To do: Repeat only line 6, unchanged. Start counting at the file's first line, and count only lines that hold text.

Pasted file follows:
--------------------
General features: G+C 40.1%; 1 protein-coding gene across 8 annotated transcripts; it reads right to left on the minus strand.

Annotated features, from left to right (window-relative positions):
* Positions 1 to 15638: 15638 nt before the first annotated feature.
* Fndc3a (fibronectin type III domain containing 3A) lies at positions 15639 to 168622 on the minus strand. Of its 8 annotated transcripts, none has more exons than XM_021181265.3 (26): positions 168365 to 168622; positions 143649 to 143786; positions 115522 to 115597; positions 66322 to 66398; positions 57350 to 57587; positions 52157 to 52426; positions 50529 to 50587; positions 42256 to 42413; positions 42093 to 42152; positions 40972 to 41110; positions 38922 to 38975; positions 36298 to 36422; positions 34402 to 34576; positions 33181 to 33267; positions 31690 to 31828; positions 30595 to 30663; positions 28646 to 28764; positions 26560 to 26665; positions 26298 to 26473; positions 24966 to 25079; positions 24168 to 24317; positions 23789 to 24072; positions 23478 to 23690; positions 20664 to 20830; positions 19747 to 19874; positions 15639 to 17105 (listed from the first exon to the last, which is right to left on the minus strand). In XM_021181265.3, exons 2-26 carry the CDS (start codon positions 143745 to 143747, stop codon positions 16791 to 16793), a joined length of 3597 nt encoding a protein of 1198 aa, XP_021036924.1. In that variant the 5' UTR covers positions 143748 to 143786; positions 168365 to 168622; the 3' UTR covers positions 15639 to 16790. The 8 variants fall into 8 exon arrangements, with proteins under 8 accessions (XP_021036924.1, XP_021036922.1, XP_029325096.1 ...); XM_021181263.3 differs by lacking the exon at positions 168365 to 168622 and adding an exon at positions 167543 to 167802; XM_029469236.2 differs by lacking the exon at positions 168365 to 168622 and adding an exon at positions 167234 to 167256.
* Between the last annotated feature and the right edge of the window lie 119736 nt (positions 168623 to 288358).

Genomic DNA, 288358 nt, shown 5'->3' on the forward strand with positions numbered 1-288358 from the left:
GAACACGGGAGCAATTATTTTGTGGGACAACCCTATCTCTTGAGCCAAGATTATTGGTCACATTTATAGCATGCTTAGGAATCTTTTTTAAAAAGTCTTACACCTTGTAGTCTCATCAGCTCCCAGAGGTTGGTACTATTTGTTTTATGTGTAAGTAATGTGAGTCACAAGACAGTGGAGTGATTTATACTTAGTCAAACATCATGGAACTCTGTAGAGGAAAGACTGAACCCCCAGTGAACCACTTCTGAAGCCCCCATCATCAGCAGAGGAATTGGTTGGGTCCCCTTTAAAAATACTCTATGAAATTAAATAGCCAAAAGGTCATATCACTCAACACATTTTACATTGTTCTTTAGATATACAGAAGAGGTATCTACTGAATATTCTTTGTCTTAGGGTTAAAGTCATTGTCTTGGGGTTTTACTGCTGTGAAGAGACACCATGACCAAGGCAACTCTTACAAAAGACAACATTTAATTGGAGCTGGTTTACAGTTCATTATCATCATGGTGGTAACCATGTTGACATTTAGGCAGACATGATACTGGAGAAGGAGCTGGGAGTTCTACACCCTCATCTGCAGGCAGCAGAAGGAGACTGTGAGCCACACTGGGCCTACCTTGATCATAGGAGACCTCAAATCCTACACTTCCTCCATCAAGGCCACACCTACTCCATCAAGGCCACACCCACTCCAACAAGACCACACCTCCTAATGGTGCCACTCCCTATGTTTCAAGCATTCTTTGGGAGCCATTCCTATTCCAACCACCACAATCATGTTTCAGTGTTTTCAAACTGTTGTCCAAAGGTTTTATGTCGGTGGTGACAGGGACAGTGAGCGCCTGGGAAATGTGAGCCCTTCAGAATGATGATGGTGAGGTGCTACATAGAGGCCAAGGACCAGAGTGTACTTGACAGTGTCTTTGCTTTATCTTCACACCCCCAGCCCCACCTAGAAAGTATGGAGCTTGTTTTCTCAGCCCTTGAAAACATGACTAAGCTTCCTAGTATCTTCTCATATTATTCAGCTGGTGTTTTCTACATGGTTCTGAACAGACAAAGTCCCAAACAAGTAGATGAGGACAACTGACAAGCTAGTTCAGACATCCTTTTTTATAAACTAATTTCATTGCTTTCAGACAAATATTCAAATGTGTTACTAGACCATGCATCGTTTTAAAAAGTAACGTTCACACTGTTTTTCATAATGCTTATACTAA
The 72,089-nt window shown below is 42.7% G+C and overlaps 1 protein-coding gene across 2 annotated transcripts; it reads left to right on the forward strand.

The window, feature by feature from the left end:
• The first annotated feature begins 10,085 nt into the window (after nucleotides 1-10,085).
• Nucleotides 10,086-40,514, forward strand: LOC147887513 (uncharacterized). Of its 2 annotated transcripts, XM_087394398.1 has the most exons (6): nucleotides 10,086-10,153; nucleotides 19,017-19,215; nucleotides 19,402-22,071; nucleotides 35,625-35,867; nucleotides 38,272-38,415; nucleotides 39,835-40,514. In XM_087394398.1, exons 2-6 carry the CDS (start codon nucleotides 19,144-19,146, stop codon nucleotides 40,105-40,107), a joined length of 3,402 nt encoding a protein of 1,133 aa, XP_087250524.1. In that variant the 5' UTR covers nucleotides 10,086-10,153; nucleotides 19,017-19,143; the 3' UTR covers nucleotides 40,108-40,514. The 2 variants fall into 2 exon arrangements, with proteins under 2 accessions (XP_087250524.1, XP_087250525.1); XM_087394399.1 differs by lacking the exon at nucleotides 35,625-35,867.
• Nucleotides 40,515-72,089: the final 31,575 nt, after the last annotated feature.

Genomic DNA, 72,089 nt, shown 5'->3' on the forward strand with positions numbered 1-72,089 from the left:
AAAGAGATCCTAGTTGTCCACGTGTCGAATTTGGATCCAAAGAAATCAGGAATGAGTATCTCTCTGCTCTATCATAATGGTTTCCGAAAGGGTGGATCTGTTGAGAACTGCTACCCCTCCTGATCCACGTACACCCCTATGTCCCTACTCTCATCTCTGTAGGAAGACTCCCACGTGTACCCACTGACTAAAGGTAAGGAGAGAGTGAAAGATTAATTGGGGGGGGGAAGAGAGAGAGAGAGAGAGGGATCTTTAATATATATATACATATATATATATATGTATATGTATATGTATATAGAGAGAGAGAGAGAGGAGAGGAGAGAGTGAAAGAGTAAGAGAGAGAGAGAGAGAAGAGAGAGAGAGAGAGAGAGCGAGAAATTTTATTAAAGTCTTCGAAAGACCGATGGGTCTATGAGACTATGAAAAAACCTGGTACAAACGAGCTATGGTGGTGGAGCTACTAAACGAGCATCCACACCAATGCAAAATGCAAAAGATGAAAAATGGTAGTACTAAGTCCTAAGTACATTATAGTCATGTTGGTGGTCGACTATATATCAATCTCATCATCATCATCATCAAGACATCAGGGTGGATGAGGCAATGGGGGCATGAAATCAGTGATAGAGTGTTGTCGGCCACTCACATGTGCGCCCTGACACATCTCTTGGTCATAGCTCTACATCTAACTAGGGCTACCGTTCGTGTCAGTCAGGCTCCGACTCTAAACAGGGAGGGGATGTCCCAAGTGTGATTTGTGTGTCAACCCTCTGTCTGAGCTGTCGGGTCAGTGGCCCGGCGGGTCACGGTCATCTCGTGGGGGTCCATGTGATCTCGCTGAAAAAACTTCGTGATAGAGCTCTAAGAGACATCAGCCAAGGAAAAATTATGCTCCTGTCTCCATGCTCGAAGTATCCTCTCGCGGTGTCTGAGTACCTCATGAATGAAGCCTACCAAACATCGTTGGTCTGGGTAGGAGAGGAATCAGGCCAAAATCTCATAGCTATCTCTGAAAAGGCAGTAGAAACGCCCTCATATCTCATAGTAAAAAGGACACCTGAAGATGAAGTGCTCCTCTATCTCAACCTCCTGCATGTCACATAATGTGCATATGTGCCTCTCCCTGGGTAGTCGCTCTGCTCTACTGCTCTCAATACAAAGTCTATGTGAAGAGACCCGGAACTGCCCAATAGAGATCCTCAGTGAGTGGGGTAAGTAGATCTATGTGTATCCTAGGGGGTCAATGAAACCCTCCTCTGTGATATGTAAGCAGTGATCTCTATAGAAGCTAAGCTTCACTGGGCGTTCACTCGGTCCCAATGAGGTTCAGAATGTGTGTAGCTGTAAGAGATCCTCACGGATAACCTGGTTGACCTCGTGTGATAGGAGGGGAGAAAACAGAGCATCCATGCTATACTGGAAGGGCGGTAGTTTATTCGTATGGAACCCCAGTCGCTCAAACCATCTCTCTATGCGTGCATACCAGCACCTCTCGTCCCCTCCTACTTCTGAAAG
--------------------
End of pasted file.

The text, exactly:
Genomic DNA, 288358 nt, shown 5'->3' on the forward strand with positions numbered 1-288358 from the left: